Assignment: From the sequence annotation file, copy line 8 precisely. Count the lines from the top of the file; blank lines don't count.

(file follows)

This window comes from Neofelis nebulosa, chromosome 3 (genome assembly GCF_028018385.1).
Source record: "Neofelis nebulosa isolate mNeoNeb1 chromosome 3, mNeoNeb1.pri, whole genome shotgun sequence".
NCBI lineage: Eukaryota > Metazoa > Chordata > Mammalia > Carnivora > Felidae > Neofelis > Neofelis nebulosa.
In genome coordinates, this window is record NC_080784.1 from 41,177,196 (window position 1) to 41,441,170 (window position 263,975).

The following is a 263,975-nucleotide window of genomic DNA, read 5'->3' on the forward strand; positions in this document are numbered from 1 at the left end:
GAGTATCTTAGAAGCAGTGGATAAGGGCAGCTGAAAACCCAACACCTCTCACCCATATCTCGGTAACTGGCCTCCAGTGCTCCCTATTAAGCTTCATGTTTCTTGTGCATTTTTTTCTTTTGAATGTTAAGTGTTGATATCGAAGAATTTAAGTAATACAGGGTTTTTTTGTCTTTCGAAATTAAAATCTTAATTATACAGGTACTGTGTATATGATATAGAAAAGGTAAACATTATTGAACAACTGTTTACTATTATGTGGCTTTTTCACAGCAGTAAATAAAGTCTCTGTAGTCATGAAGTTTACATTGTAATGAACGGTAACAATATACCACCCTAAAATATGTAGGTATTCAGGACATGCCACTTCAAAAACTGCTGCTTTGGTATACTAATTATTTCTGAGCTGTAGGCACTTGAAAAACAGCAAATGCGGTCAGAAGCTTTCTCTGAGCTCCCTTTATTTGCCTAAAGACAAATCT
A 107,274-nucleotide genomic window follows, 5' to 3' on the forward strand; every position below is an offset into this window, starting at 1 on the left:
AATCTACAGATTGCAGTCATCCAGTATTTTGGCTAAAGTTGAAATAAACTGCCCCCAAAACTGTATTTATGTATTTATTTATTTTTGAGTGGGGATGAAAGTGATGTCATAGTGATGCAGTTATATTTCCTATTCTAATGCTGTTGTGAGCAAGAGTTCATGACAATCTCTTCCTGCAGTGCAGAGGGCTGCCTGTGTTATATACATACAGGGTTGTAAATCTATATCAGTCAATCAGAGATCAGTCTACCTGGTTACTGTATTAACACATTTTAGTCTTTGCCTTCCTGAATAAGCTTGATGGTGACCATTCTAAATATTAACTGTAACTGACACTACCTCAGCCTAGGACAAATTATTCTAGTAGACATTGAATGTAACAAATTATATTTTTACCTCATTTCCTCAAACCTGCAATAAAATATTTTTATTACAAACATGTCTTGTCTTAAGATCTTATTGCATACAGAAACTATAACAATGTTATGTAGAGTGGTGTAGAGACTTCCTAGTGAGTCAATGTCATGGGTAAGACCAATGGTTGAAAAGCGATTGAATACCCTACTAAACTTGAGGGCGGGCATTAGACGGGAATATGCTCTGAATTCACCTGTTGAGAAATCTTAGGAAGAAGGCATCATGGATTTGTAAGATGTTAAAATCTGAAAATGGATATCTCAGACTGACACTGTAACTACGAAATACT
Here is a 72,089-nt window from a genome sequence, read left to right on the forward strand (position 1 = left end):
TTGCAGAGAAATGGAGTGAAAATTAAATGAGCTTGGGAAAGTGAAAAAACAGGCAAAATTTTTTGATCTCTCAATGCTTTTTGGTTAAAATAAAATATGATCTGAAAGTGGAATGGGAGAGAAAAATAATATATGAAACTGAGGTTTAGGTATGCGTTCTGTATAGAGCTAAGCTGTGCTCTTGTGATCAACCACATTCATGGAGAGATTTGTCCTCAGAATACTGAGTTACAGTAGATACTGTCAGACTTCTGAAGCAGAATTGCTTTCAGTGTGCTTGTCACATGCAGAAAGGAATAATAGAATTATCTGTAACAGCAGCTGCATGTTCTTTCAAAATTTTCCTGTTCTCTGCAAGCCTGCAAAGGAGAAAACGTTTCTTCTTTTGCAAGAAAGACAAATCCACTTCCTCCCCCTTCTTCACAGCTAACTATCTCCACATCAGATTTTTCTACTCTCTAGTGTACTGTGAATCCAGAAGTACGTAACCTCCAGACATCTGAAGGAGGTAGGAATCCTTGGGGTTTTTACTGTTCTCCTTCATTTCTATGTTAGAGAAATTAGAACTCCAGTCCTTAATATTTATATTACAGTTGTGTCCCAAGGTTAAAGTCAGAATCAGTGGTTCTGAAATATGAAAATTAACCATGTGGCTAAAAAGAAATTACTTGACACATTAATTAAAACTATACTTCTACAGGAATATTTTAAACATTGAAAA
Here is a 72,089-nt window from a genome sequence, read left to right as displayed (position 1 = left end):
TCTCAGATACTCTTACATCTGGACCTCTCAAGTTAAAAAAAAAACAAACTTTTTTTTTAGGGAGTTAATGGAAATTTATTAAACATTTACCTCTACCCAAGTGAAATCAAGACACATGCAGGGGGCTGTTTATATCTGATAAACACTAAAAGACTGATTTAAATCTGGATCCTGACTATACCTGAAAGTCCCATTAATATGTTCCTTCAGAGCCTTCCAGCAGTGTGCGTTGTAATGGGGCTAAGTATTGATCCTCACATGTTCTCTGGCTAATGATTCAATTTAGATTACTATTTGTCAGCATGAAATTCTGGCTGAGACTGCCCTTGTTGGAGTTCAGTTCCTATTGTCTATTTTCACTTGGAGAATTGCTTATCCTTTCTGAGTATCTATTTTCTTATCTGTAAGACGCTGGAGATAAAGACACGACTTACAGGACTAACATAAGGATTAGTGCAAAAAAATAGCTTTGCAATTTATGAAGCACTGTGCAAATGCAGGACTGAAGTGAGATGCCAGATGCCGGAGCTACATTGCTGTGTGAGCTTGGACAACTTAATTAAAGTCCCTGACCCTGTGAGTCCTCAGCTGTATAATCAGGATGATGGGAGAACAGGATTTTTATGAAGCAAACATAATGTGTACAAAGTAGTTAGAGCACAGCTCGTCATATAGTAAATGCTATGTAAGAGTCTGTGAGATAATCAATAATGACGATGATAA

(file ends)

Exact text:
AATCTACAGATTGCAGTCATCCAGTATTTTGGCTAAAGTTGAAATAAACTGCCCCCAAAACTGTATTTATGTATTTATTTATTTTTGAGTGGGGATGAAAGTGATGTCATAGTGATGCAGTTATATTTCCTATTCTAATGCTGTTGTGAGCAAGAGTTCATGACAATCTCTTCCTGCAGTGCAGAGGGCTGCCTGTGTTATATACATACAGGGTTGTAAATCTATATCAGTCAATCAGAGATCAGTCTACCTGGTTACTGTATTAACACATTTTAGTCTTTGCCTTCCTGAATAAGCTTGATGGTGACCATTCTAAATATTAACTGTAACTGACACTACCTCAGCCTAGGACAAATTATTCTAGTAGACATTGAATGTAACAAATTATATTTTTACCTCATTTCCTCAAACCTGCAATAAAATATTTTTATTACAAACATGTCTTGTCTTAAGATCTTATTGCATACAGAAACTATAACAATGTTATGTAGAGTGGTGTAGAGACTTCCTAGTGAGTCAATGTCATGGGTAAGACCAATGGTTGAAAAGCGATTGAATACCCTACTAAACTTGAGGGCGGGCATTAGACGGGAATATGCTCTGAATTCACCTGTTGAGAAATCTTAGGAAGAAGGCATCATGGATTTGTAAGATGTTAAAATCTGAAAATGGATATCTCAGACTGACACTGTAACTACGAAATACT